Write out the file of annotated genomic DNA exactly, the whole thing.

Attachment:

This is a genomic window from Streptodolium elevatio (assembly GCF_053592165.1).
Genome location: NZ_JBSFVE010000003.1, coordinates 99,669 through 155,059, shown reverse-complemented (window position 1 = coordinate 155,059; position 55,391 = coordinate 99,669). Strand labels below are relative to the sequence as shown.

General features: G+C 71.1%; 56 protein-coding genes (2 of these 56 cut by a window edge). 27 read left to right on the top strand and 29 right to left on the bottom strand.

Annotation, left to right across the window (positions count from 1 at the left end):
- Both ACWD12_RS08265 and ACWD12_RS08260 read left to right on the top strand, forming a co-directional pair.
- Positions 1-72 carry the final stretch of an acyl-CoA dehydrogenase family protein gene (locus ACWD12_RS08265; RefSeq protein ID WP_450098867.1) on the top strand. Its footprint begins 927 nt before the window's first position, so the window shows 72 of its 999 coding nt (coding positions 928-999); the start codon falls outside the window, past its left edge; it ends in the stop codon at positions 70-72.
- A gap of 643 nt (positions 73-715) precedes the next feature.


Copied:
This is a genomic window from Streptodolium elevatio (assembly GCF_053592165.1).
Genome location: NZ_JBSFVE010000003.1, coordinates 99,669 through 155,059, shown reverse-complemented (window position 1 = coordinate 155,059; position 55,391 = coordinate 99,669). Strand labels below are relative to the sequence as shown.

General features: G+C 71.1%; 56 protein-coding genes (2 of these 56 cut by a window edge). 27 read left to right on the top strand and 29 right to left on the bottom strand.

Annotation, left to right across the window (positions count from 1 at the left end):
- Both ACWD12_RS08265 and ACWD12_RS08260 read left to right on the top strand, forming a co-directional pair.
- Positions 1-72 carry the final stretch of an acyl-CoA dehydrogenase family protein gene (locus ACWD12_RS08265; RefSeq protein ID WP_450098867.1) on the top strand. Its footprint begins 927 nt before the window's first position, so the window shows 72 of its 999 coding nt (coding positions 928-999); the start codon falls outside the window, past its left edge; it ends in the stop codon at positions 70-72.
- A gap of 643 nt (positions 73-715) precedes the next feature.